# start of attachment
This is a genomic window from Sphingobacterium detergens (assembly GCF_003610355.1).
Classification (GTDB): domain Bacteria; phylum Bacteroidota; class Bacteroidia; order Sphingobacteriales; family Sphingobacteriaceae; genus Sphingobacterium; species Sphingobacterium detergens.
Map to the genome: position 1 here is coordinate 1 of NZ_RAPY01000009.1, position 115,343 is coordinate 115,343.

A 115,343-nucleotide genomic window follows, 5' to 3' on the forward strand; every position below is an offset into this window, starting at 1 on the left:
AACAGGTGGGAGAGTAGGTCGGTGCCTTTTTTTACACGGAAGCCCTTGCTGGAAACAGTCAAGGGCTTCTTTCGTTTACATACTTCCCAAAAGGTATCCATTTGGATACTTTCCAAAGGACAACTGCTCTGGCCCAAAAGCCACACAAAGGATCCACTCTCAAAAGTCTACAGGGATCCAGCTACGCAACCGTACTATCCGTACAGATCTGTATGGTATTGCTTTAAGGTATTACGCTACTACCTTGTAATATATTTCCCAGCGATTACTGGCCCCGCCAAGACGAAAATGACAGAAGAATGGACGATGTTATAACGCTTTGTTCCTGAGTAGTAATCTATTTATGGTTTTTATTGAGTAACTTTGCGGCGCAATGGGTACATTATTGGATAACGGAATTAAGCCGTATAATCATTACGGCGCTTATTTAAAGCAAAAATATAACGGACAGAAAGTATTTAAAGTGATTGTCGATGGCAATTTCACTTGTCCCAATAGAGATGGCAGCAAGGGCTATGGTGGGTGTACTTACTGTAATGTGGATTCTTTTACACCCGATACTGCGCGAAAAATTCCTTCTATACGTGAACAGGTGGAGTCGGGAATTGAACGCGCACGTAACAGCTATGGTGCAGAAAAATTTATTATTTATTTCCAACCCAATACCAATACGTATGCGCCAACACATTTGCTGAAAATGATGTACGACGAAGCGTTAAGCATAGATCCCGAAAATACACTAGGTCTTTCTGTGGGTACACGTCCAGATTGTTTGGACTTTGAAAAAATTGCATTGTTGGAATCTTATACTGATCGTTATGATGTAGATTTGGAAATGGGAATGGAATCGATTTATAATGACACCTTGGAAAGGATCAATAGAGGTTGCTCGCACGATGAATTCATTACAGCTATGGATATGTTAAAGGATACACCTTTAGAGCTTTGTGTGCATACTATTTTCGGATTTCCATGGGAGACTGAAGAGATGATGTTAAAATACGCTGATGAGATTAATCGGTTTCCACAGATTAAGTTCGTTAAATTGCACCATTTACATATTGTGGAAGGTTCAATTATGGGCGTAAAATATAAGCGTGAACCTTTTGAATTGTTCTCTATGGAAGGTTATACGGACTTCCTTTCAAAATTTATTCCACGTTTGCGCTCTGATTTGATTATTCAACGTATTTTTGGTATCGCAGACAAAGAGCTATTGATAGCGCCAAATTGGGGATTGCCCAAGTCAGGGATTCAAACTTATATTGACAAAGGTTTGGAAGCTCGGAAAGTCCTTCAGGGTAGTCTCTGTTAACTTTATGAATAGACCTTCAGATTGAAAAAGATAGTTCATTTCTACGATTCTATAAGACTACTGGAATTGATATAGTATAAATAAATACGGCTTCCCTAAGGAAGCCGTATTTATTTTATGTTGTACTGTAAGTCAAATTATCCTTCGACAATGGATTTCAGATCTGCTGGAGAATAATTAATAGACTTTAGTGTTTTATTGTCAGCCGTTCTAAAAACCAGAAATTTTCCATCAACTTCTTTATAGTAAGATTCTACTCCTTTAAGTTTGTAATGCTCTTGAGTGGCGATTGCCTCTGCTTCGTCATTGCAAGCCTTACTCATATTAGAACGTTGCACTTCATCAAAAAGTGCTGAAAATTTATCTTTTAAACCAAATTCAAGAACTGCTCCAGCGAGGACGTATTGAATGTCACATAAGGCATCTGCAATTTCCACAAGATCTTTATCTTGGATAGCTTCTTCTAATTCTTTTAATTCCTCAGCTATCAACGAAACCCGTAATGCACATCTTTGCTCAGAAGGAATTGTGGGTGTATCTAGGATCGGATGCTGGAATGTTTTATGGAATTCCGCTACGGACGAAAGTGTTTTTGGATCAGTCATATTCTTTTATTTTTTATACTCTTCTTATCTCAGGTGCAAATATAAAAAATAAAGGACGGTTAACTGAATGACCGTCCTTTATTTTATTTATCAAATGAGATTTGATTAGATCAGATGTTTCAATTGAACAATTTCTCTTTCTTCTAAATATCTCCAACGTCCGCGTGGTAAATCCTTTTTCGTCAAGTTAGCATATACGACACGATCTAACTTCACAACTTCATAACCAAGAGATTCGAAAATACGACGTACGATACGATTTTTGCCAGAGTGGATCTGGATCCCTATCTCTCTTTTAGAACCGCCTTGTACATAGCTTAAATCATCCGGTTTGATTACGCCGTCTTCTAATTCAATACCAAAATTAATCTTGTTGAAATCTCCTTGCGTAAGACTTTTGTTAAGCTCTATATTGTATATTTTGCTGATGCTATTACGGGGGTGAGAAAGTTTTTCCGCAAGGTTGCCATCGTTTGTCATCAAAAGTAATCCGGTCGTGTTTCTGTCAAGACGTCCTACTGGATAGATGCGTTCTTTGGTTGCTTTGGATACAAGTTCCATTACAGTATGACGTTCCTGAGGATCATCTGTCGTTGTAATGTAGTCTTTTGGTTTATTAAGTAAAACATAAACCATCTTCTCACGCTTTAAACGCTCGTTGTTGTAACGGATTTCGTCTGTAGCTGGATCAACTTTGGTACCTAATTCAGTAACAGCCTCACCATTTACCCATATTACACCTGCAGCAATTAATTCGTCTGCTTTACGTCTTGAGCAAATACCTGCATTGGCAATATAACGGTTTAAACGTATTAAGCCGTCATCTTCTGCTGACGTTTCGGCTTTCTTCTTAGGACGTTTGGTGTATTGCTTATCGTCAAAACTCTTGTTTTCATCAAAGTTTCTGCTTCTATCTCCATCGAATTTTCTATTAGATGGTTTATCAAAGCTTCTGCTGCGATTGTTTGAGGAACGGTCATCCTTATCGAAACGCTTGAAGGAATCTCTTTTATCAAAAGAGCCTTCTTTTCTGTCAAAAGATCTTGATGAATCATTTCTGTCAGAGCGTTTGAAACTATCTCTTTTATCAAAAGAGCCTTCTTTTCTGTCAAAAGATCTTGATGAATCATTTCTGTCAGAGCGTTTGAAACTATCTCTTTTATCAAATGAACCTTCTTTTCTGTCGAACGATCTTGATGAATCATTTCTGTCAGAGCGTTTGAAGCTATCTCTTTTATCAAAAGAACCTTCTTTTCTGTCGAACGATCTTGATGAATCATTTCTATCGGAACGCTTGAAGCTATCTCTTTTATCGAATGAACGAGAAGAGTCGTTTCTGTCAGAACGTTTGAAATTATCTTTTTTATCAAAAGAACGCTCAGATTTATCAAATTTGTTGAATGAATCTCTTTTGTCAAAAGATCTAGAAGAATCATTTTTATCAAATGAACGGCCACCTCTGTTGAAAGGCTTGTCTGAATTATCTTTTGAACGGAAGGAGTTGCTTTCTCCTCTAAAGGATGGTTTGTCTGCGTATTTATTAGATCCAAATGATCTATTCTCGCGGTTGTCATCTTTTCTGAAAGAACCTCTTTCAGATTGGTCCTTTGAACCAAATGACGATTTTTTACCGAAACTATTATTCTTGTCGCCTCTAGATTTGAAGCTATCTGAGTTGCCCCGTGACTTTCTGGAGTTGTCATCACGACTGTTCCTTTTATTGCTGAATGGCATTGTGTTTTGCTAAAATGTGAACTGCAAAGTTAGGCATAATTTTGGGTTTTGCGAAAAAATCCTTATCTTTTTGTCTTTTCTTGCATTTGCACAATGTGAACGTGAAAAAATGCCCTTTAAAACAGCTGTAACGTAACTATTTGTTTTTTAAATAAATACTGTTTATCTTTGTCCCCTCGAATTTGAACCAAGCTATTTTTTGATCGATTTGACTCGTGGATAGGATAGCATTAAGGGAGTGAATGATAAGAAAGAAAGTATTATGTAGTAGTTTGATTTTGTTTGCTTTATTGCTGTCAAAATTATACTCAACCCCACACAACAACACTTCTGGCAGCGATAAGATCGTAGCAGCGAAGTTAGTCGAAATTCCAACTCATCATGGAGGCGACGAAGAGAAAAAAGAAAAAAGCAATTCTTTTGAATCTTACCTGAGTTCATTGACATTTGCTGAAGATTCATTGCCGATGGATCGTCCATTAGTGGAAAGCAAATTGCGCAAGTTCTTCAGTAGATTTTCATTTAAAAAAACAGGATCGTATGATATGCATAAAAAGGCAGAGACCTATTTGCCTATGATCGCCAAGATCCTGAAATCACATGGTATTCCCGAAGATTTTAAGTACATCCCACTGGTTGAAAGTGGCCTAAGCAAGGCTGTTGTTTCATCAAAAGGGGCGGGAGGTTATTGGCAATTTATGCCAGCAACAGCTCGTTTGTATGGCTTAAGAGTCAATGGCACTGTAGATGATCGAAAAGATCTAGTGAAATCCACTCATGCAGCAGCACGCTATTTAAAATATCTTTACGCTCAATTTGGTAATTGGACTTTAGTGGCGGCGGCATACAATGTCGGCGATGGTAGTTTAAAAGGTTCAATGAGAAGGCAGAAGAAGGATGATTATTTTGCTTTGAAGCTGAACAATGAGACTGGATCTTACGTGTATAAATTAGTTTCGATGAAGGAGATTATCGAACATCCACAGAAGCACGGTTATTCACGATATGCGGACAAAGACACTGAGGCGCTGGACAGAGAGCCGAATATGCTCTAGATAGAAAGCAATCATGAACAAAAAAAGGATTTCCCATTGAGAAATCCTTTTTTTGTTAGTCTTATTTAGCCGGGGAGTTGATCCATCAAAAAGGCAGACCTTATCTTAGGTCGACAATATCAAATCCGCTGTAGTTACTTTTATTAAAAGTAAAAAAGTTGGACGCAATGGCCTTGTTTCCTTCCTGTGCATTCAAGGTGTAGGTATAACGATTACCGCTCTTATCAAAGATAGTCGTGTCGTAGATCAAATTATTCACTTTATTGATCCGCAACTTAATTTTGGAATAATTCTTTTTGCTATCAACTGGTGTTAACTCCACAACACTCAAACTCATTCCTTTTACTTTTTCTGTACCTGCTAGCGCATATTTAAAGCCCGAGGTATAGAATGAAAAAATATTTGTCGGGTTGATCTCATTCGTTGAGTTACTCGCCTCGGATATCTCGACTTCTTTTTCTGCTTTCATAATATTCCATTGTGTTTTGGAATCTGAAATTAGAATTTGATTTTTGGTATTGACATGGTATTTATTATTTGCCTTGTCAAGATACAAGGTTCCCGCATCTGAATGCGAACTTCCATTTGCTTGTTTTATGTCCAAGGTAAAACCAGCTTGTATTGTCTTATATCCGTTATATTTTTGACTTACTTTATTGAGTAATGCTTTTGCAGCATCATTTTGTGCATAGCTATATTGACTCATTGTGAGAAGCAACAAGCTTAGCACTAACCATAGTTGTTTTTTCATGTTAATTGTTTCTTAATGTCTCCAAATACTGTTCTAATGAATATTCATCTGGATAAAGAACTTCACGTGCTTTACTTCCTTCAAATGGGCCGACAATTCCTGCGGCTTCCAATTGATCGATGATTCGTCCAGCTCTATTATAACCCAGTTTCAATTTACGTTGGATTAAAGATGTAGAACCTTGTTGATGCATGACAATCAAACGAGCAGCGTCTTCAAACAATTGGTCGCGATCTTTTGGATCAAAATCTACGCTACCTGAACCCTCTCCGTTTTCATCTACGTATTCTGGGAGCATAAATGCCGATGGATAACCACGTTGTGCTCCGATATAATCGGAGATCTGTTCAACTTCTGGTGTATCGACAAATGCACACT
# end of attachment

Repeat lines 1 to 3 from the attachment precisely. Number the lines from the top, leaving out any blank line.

This is a genomic window from Sphingobacterium detergens (assembly GCF_003610355.1).
Classification (GTDB): domain Bacteria; phylum Bacteroidota; class Bacteroidia; order Sphingobacteriales; family Sphingobacteriaceae; genus Sphingobacterium; species Sphingobacterium detergens.
Map to the genome: position 1 here is coordinate 1 of NZ_RAPY01000009.1, position 115,343 is coordinate 115,343.